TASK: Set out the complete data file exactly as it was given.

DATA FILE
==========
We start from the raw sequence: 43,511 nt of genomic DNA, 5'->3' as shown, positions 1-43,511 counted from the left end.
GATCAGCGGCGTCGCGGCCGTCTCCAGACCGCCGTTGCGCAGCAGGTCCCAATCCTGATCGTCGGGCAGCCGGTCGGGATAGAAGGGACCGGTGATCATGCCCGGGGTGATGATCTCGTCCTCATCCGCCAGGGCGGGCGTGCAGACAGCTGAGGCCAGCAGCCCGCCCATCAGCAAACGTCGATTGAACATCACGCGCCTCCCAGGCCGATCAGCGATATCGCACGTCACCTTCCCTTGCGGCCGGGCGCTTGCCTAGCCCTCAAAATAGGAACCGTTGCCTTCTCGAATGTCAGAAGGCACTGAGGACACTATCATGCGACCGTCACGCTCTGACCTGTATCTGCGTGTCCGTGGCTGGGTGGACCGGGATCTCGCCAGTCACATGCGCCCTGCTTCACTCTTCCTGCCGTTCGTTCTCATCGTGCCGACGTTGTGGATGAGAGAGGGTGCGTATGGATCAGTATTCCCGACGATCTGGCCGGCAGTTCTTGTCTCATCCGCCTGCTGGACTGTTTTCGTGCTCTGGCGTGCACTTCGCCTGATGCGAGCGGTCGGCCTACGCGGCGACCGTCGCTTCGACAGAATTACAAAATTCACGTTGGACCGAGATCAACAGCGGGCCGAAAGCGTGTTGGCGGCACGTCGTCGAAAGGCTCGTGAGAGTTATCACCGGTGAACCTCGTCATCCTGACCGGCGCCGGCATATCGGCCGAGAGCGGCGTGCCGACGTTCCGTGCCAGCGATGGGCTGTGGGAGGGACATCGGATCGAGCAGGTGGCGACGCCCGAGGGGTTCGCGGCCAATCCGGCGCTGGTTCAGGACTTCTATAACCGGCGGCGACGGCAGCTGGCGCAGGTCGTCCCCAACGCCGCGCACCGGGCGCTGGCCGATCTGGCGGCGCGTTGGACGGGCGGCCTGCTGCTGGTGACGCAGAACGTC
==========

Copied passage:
We start from the raw sequence: 43,511 nt of genomic DNA, 5'->3' as shown, positions 1-43,511 counted from the left end.
GATCAGCGGCGTCGCGGCCGTCTCCAGACCGCCGTTGCGCAGCAGGTCCCAATCCTGATCGTCGGGCAGCCGGTCGGGATAGAAGGGACCGGTGATCATGCCCGGGGTGATGATCTCGTCCTCATCCGCCAGGGCGGGCGTGCAGACAGCTGAGGCCAGCAGCCCGCCCATCAGCAAACGTCGATTGAACATCACGCGCCTCCCAGGCCGATCAGCGATATCGCACGTCACCTTCCCTTGCGGCCGGGCGCTTGCCTAGCCCTCAAAATAGGAACCGTTGCCTTCTCGAATGTCAGAAGGCACTGAGGACACTATCATGCGACCGTCACGCTCTGACCTGTATCTGCGTGTCCGTGGCTGGGTGGACCGGGATCTCGCCAGTCACATGCGCCCTGCTTCACTCTTCCTGCCGTTCGTTCTCATCGTGCCGACGTTGTGGATGAGAGAGGGTGCGTATGGATCAGTATTCCCGACGATCTGGCCGGCAGTTCTTGTCTCATCCGCCTGCTGGACTGTTTTCGTGCTCTGGCGTGCACTTCGCCTGATGCGAGCGGTCGGCCTACGCGGCGACCGTCGCTTCGACAGAATTACAAAATTCACGTTGGACCGAGATCAACAGCGGGCCGAAAGCGTGTTGGCGGCACGTCGTCGAAAGGCTCGTGAGAGTTATCACCGGTGAACCTCGTCATCCTGACCGGCGCCGGCATATCGGCCGAGAGCGGCGTGCCGACGTTCCGTGCCAGCGATGGGCTGTGGGAGGGACATCGGATCGAGCAGGTGGCGACGCCCGAGGGGTTCGCGGCCAATCCGGCGCTGGTTCAGGACTTCTATAACCGGCGGCGACGGCAGCTGGCGCAGGTCGTCCCCAACGCCGCGCACCGGGCGCTGGCCGATCTGGCGGCGCGTTGGACGGGCGGCCTGCTGCTGGTGACGCAGAACGTC